McGuire's account of likely natural catastrophes is a splendidly integrated mechanism, relating rising tides to volcanic eruptions, eruptions to floods, global warming to local cooling--it's amazing we've lasted as long as we have (not sarcasm: fact).
Of course, the boundary between the "natural" and the "man-made" disaster is (and has been, since we arrived on the scene) a grey area. The marked success of one species threatens extinction on all. The super-success of homo sapiens bodes ill, not only for individual species, but for the whole environment.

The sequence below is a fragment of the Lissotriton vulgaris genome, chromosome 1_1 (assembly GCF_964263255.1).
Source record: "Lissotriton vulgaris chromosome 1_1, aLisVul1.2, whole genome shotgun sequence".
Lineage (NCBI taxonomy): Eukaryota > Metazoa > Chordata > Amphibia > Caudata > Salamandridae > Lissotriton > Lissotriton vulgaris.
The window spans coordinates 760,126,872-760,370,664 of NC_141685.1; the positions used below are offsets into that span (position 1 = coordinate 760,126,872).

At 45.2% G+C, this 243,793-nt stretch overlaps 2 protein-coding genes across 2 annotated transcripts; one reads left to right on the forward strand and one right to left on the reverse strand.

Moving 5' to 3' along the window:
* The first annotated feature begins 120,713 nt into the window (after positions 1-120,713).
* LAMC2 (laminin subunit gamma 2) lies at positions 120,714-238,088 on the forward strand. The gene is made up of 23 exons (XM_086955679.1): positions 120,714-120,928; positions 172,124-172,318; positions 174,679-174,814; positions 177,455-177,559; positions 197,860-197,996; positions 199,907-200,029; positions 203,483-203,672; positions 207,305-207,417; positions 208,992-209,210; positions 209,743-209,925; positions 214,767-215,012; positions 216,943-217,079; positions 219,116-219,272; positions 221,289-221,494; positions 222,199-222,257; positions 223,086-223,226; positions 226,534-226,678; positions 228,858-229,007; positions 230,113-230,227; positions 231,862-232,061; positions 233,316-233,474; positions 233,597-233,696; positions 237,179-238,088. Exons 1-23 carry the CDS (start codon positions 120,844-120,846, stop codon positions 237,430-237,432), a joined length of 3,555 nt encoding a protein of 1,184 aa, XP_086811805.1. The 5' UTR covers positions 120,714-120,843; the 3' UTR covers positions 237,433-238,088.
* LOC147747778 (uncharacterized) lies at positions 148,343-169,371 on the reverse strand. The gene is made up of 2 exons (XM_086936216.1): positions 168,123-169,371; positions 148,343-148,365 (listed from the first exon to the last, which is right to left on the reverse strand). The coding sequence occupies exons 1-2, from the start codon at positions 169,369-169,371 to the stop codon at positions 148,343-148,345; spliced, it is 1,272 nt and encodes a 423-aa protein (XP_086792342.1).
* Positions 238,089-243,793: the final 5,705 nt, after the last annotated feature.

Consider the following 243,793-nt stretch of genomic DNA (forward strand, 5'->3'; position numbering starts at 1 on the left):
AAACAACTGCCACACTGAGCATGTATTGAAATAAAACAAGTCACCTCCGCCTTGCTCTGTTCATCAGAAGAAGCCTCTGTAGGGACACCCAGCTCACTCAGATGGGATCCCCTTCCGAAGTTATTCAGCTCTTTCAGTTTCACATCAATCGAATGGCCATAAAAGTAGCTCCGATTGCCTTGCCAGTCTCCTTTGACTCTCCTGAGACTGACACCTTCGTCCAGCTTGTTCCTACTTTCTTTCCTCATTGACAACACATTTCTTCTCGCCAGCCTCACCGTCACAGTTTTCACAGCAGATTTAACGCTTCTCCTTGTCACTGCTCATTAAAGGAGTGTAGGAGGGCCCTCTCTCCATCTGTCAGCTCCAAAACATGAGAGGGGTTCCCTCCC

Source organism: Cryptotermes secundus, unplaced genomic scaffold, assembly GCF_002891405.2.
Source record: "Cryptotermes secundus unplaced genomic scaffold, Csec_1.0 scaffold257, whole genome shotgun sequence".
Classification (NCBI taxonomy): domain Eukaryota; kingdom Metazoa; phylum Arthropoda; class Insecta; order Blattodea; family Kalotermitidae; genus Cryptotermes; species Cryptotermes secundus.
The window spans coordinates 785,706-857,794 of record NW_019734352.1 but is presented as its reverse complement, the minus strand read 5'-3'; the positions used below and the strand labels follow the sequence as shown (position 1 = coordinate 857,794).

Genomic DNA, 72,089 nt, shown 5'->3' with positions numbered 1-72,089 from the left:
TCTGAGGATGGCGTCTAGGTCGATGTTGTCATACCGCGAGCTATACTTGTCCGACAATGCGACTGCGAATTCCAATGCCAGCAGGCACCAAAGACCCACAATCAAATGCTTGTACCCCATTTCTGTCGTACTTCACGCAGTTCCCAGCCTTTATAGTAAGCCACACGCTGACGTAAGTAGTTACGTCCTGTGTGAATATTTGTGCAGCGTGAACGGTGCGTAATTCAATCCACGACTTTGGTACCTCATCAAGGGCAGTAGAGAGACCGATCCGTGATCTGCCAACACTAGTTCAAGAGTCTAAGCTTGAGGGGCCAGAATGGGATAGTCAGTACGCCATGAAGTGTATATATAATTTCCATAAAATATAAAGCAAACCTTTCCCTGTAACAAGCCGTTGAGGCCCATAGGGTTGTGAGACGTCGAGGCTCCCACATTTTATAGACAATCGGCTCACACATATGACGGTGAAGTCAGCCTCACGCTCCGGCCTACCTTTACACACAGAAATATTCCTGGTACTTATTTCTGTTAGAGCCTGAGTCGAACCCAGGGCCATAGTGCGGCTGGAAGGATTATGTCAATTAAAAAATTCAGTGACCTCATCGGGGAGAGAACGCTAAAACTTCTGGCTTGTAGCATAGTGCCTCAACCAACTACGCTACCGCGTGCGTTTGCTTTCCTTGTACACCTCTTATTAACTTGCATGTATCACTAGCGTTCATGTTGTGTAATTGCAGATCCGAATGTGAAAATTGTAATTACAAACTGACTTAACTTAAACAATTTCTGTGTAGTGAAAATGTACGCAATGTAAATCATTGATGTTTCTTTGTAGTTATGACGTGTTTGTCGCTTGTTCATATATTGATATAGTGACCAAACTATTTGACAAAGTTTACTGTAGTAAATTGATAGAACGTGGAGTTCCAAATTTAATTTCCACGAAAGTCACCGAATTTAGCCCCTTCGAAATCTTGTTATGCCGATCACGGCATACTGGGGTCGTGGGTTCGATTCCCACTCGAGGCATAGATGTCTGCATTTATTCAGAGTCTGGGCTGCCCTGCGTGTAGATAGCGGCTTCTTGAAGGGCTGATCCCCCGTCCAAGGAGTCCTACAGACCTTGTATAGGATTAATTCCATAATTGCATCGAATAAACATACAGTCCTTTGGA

And this, not surprisingly, is where McGuire's book starts to leave the rails. McGuire writes: "By wiping out the bulk of species that exist today, we are destroying much of the evolution's raw material and severely limiting the planet's ability to generate the species of the future." First, this is a classic piece of misdirection: we have not, as McGuire implies, destroyed the bulk of other species (although we may in the future). More important, its conclusion is plain nonsense. The mass extinction event at the end of the Palaeozoic Era (there have been four others in Earth's history already) wiped out something like 96 per cent of all species--yet life, far from being stunted, blossomed in the gaps, more various than ever before. McGuire would do better to argue that mass extinctions make room for new species to evolve! McGuire's book is a lively entertainment. But his breast-beating is hard to swallow. --Simon Ings --This text refers to an out of print or unavailable edition of this title.